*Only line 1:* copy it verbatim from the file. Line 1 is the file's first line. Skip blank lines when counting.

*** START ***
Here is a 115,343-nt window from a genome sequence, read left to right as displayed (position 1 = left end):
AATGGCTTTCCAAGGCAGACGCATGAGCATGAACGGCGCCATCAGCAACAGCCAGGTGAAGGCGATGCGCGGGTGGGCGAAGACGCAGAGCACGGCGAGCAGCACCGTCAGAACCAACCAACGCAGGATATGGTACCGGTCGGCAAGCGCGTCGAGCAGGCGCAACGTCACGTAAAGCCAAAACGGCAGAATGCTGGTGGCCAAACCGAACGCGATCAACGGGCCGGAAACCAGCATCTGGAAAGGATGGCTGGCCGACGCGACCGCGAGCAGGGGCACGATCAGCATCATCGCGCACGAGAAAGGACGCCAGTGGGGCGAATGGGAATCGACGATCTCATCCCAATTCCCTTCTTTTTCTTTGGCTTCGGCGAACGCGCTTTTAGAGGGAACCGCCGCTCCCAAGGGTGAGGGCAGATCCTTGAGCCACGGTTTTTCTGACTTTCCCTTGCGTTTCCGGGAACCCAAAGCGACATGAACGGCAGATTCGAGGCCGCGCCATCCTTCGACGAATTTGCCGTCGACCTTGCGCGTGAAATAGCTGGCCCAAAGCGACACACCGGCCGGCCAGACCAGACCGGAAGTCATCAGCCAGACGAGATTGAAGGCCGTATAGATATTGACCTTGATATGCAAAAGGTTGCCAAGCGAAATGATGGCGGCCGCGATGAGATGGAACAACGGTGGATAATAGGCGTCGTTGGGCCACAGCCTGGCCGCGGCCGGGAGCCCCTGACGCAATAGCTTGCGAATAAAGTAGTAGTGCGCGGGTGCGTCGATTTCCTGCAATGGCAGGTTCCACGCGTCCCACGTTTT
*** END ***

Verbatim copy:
Here is a 115,343-nt window from a genome sequence, read left to right as displayed (position 1 = left end):